This week, MMAA joined with 19 other organizations in filing a “friend of the court” brief with the Supreme Court of the United States in the case of Jane Doe v. United States. In the brief, the 20 organizations urged the high court to take up the case and fix a decades-old, judicially-created doctrine that prevents service members — unlike their civilian counterparts — from seeking damages from the federal government for harm caused by government actors. Under this doctrine, military survivors of sexual violence like Jane Doe, and other service members, have virtually no judicial recourse when their assailants are other service members.

Fundamentally at issue in the case is the critically important need for the Supreme Court to overturn the doctrine created 70 years ago in the case of Feres v. United States. “This petition presents an all-too-familiar circumstance: a federal court (here, the U.S. Court of Appeals for the Second Circuit) found itself bound by an incorrect and unjust legal doctrine, which required the court to slam the courthouse doors, yet again, to a service member who was raped—this time on a college campus [one of the service academies],” write the organizations in the brief.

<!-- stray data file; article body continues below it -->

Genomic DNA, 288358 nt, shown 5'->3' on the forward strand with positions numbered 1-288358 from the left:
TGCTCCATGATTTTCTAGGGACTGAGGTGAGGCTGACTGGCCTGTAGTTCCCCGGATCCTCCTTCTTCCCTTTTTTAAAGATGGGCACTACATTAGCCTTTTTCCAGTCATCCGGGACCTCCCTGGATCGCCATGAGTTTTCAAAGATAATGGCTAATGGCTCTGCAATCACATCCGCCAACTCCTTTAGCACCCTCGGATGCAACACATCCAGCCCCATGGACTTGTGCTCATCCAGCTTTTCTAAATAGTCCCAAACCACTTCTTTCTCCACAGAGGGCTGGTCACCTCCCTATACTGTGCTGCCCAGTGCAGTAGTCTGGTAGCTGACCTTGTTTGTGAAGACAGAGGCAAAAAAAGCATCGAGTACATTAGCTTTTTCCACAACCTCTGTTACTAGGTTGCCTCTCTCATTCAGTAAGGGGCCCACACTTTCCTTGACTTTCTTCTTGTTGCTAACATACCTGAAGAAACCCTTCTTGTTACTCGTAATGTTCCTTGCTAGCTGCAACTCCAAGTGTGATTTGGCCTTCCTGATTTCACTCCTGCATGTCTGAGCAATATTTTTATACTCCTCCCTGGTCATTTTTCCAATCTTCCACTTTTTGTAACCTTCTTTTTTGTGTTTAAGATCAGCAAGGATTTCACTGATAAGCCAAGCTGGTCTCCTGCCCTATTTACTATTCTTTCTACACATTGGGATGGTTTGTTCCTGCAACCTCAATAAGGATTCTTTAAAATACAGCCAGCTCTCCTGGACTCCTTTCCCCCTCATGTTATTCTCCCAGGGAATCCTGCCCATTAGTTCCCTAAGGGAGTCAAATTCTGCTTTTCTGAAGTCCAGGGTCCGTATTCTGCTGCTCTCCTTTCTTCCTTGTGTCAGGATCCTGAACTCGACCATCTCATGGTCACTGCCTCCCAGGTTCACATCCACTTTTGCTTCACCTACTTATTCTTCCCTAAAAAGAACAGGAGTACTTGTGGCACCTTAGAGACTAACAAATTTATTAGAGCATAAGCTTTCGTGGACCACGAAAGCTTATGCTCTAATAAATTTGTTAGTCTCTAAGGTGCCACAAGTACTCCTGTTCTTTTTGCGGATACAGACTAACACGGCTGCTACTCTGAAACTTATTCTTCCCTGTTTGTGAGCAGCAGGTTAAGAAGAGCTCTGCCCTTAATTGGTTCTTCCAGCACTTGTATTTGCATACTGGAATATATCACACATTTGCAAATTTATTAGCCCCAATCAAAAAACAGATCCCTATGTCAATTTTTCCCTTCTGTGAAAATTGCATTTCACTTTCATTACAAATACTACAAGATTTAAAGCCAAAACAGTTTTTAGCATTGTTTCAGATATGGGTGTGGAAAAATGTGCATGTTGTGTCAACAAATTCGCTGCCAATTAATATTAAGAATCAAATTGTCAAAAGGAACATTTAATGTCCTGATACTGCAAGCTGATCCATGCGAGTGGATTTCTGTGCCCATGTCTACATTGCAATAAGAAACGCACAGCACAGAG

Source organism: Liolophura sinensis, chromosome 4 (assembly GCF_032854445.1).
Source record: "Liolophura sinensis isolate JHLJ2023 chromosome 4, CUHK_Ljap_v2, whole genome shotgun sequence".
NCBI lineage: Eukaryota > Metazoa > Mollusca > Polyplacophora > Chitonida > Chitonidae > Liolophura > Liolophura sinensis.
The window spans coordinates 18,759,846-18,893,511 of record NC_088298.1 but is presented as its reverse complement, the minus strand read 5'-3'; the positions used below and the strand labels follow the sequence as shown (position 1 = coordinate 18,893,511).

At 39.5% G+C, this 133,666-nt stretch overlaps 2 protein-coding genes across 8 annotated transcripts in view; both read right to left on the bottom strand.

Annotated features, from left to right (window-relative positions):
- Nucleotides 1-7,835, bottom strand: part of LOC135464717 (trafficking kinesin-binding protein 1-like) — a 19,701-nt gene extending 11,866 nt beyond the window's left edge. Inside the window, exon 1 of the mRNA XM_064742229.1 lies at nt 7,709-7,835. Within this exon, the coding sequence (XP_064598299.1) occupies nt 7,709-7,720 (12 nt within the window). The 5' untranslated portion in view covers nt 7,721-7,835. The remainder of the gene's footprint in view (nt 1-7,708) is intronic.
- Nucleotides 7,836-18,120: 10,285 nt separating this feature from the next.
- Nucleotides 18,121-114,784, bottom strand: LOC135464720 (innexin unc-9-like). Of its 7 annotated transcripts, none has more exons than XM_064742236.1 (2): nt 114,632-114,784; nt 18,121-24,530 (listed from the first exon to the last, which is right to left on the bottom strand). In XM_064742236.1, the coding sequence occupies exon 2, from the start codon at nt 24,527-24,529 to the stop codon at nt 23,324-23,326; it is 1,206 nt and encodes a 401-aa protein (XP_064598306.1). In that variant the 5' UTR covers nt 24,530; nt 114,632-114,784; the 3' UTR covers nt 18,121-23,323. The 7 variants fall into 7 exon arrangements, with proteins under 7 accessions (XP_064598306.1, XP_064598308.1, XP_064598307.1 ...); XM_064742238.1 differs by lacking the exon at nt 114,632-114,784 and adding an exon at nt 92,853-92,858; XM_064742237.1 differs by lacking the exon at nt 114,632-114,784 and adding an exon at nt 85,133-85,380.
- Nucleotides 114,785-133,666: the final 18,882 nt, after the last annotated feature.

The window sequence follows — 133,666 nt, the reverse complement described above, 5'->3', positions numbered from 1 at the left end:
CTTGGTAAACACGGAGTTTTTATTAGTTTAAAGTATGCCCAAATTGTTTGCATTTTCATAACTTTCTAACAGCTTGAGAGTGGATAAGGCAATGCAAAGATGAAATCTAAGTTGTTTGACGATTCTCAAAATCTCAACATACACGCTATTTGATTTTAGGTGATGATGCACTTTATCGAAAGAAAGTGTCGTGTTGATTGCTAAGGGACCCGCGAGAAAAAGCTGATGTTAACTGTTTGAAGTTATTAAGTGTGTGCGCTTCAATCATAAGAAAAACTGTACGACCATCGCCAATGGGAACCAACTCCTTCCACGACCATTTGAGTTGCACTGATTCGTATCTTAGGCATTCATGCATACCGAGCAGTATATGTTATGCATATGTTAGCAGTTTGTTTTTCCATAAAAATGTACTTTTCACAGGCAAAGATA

“Sexual violence in the military is rampant, and this Court’s decision in Feres perpetuates it,” continue the organizations. “Unlike their civilian counterparts, service-member survivors of sexual violence have virtually no judicial recourse.”

The statistics of sexual violence in the military are truly startling:

  • One-fourth of active duty women reported that they were sexually harassed in 2018
  • 20,500 service members were sexually assaulted or raped in 2018
  • At least 62% of military sexual assaults are committed by a service member perpetrator on a service-member victim
  • Sexual-minority service members suffer harassment and assault at even higher numbers

The brief argues that even these startling numbers do not tell the whole story because of tragic underreporting due to “a well-known fear of retaliation for reporting military sexual harassment and assault.” 

  • Approximately 21% of female service members who reported a sexual assault were subjected to conduct that met the legal criteria for the kind of retaliatory behavior prohibited by military law
  • A third of victims separate from the military after reporting abuse
  • Of 82 retaliation offenses investigated in FY 2019, most involved reprisal—actions that negatively affect professional opportunities— and ostracism

MMAA and the organizations joining the brief believe it is crucially important for the Supreme Court to take up the case, overturn the Feres doctrine, and ensure military survivors of sexual assault and other violence have appropriate access to legal recourse. 

Read the entire brief here.

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